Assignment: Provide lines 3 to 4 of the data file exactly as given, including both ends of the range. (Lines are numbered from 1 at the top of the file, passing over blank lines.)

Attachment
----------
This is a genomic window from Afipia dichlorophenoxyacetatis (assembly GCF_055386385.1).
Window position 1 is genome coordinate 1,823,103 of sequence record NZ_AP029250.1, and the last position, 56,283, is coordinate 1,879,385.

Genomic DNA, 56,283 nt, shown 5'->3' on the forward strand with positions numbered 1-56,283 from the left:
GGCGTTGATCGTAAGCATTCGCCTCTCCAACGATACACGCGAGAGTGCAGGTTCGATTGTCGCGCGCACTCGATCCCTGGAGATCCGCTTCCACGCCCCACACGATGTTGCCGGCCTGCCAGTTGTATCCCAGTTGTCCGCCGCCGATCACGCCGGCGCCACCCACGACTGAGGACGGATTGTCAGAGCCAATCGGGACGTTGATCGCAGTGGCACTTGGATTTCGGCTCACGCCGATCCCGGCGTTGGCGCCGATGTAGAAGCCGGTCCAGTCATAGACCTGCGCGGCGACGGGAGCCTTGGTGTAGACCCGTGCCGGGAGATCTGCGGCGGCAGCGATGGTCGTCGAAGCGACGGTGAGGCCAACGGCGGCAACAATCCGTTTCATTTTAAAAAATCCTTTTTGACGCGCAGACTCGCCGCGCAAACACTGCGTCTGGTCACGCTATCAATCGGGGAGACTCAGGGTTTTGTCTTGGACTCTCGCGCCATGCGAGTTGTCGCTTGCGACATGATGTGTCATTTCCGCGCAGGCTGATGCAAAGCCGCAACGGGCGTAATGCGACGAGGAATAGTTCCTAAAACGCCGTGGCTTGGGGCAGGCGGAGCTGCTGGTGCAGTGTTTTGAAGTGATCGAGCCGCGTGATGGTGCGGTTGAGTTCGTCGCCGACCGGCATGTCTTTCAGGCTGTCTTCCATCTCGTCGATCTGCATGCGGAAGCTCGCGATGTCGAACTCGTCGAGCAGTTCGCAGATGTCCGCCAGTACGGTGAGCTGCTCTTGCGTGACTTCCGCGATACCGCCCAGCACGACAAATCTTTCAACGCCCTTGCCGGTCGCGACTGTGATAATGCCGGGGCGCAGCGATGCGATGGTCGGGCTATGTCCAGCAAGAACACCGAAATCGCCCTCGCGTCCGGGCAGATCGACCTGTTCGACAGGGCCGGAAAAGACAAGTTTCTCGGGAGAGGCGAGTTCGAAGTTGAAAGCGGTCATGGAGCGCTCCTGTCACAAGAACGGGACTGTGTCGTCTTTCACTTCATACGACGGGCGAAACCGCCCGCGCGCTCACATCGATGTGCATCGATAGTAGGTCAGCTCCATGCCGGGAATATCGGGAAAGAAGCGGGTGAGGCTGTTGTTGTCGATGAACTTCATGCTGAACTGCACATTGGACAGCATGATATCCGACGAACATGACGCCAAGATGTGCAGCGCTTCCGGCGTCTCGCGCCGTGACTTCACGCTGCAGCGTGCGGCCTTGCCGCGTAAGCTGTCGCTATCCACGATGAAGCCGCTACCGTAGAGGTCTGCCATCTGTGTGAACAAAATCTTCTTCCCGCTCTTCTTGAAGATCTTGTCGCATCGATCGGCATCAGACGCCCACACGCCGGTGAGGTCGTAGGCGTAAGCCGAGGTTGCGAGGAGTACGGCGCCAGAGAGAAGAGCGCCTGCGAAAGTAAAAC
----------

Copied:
Genomic DNA, 56,283 nt, shown 5'->3' on the forward strand with positions numbered 1-56,283 from the left:
GGCGTTGATCGTAAGCATTCGCCTCTCCAACGATACACGCGAGAGTGCAGGTTCGATTGTCGCGCGCACTCGATCCCTGGAGATCCGCTTCCACGCCCCACACGATGTTGCCGGCCTGCCAGTTGTATCCCAGTTGTCCGCCGCCGATCACGCCGGCGCCACCCACGACTGAGGACGGATTGTCAGAGCCAATCGGGACGTTGATCGCAGTGGCACTTGGATTTCGGCTCACGCCGATCCCGGCGTTGGCGCCGATGTAGAAGCCGGTCCAGTCATAGACCTGCGCGGCGACGGGAGCCTTGGTGTAGACCCGTGCCGGGAGATCTGCGGCGGCAGCGATGGTCGTCGAAGCGACGGTGAGGCCAACGGCGGCAACAATCCGTTTCATTTTAAAAAATCCTTTTTGACGCGCAGACTCGCCGCGCAAACACTGCGTCTGGTCACGCTATCAATCGGGGAGACTCAGGGTTTTGTCTTGGACTCTCGCGCCATGCGAGTTGTCGCTTGCGACATGATGTGTCATTTCCGCGCAGGCTGATGCAAAGCCGCAACGGGCGTAATGCGACGAGGAATAGTTCCTAAAACGCCGTGGCTTGGGGCAGGCGGAGCTGCTGGTGCAGTGTTTTGAAGTGATCGAGCCGCGTGATGGTGCGGTTGAGTTCGTCGCCGACCGGCATGTCTTTCAGGCTGTCTTCCATCTCGTCGATCTGCATGCGGAAGCTCGCGATGTCGAACTCGTCGAGCAGTTCGCAGATGTCCGCCAGTACGGTGAGCTGCTCTTGCGTGACTTCCGCGATACCGCCCAGCACGACAAATCTTTCAACGCCCTTGCCGGTCGCGACTGTGATAATGCCGGGGCGCAGCGATGCGATGGTCGGGCTATGTCCAGCAAGAACACCGAAATCGCCCTCGCGTCCGGGCAGATCGACCTGTTCGACAGGGCCGGAAAAGACAAGTTTCTCGGGAGAGGCGAGTTCGAAGTTGAAAGCGGTCATGGAGCGCTCCTGTCACAAGAACGGGACTGTGTCGTCTTTCACTTCATACGACGGGCGAAACCGCCCGCGCGCTCACATCGATGTGCATCGATAGTAGGTCAGCTCCATGCCGGGAATATCGGGAAAGAAGCGGGTGAGGCTGTTGTTGTCGATGAACTTCATGCTGAACTGCACATTGGACAGCATGATATCCGACGAACATGACGCCAAGATGTGCAGCGCTTCCGGCGTCTCGCGCCGTGACTTCACGCTGCAGCGTGCGGCCTTGCCGCGTAAGCTGTCGCTATCCACGATGAAGCCGCTACCGTAGAGGTCTGCCATCTGTGTGAACAAAATCTTCTTCCCGCTCTTCTTGAAGATCTTGTCGCATCGATCGGCATCAGACGCCCACACGCCGGTGAGGTCGTAGGCGTAAGCCGAGGTTGCGAGGAGTACGGCGCCAGAGAGAAGAGCGCCTGCGAAAGTAAAAC